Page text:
• A tale about themselves [is] told by people with help from the universal languages of their eyes, their hands, and even their shirting feet.
  • A body of sounds, signs and signals by which animals communicate, and by which plants are sometimes also thought to communicate.
  • A computer language; a machine language.
  • * 2015 , Kent D. Lee, Foundations of Programming Languages (ISBN 3319133144), page 94:
  • In fact pointers are called references in these languages' to distinguish them from pointers in ' languages like C and C++.
  • (lb) Manner of expression.
  • * (rfdate) Cowper:
  • Their language simple, as their manners meek,
  • (lb) The particular words used in a speech or a passage of text.
  • (lb) Profanity.
  • *{{quote-book, page=500, year=1978, author=James Carroll
  • , title= Mortal Friends, isbn=0440157897 , passage="Where the hell is Horace?" ΒΆ "There he is. He's coming. You shouldn't use language ."}}
    Synonyms
    * (form of communication) tongue, speech (spoken language) * (vocabulary of a particular field) lingo (colloquial), jargon, terminology, phraseology, parlance * (computer language) computer language, programming language, machine language * (particular words used) phrasing, wording, terminology
    Derived terms
    * artificial language * auxiliary language * bad language * body language * computing language * constructed language * endangered language * extinct language * foreign language * formal language * foul language * international language * language barrier * language code * language cop * language death * language extinction * language family * language lab, language laboratory * language model * language of flowers * language planning * language police * language pollution * language processing * language school * language shift * language technology * language transfer * languaging * machine language * mathematical language * mind one's language * natural language * pattern language * programming language * private language * secular language * sign language * speak someone's language * standard language * vehicular language * vernacular language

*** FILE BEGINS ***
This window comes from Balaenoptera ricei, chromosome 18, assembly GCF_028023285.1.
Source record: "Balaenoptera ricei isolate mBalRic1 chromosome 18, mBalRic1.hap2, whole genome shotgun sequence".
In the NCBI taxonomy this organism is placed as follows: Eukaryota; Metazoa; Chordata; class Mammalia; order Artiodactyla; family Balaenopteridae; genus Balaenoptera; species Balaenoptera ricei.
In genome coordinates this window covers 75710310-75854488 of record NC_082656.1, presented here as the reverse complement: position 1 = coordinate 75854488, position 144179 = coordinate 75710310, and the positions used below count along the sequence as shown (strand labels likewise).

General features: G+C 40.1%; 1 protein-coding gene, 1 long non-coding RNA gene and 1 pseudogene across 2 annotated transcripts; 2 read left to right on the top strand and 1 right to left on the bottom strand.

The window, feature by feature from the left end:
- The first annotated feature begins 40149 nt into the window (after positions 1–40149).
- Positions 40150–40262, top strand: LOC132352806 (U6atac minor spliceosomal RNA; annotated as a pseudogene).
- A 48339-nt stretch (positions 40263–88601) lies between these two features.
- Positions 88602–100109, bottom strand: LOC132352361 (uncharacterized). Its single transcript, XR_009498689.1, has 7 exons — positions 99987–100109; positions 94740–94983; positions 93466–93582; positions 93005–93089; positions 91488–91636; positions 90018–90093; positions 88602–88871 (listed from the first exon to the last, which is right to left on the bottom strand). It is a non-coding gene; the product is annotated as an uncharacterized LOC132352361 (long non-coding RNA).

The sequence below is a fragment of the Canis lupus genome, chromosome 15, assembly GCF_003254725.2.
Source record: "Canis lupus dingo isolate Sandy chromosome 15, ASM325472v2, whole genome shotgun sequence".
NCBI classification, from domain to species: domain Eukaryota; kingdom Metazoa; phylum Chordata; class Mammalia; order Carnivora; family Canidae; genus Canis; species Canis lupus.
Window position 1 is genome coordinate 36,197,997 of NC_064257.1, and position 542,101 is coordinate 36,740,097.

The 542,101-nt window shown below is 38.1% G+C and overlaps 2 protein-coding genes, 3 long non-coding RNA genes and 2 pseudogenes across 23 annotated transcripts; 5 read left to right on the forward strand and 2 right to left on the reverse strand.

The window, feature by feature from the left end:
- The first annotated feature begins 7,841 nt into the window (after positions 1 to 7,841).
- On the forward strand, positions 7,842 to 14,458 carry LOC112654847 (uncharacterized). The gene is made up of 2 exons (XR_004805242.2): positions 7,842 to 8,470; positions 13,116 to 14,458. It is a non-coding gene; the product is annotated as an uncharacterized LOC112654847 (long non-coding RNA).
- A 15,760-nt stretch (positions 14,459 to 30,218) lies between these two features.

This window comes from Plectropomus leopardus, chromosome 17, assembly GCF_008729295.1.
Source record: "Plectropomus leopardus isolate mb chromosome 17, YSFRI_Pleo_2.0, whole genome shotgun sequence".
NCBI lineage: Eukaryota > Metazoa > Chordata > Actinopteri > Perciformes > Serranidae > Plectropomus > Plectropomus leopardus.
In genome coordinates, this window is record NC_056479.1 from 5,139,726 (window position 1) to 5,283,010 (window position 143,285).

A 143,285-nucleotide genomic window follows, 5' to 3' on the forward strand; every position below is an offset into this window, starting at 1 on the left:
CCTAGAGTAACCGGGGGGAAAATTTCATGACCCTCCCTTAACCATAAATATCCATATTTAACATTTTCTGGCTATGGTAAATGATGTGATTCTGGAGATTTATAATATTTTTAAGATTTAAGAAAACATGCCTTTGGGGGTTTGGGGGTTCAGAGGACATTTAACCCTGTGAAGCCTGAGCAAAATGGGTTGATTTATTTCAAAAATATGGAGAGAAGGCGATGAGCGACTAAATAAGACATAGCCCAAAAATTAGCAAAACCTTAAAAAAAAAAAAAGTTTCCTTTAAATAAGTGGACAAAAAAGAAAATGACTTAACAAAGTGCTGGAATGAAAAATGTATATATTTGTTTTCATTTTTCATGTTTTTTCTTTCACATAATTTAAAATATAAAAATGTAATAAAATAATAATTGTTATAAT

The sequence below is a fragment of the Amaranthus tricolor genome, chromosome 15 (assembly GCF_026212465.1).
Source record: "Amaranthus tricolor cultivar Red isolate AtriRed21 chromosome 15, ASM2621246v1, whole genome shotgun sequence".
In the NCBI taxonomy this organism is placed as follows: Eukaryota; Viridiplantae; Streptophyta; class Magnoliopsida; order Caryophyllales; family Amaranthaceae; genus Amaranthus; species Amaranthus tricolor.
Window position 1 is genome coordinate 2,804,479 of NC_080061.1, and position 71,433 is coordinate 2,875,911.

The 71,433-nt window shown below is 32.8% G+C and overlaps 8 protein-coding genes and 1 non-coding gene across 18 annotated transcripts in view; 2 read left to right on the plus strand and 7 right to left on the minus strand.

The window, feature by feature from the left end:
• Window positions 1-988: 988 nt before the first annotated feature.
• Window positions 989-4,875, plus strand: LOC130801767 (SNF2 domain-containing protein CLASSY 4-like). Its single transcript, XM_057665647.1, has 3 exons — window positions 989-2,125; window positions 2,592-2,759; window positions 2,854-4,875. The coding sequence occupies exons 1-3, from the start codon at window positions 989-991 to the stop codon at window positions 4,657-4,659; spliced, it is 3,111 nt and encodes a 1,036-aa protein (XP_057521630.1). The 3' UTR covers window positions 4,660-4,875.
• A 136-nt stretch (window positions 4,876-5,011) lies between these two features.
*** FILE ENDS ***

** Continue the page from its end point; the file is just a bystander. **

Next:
Verb

  • To communicate by language; to express in language.
  • * (rfdate) Fuller:
  • Others were languaged in such doubtful expressions that they have a double sense.

    See also

    * lexis, term, word * bilingual * linguistics * multilingual * trilingual

    Etymology 2

    Alteration of (m).

    Noun

    (en noun)
  • A languet, a flat plate in or below the flue pipe of an organ.
  • * 1896 , William Horatio Clarke, The Organist's Retrospect , page 79:
  • A flue-pipe is one in which the air passes through the throat, or flue, which is the narrow, longitudinal aperture between the lower lip and the tongue, or language'.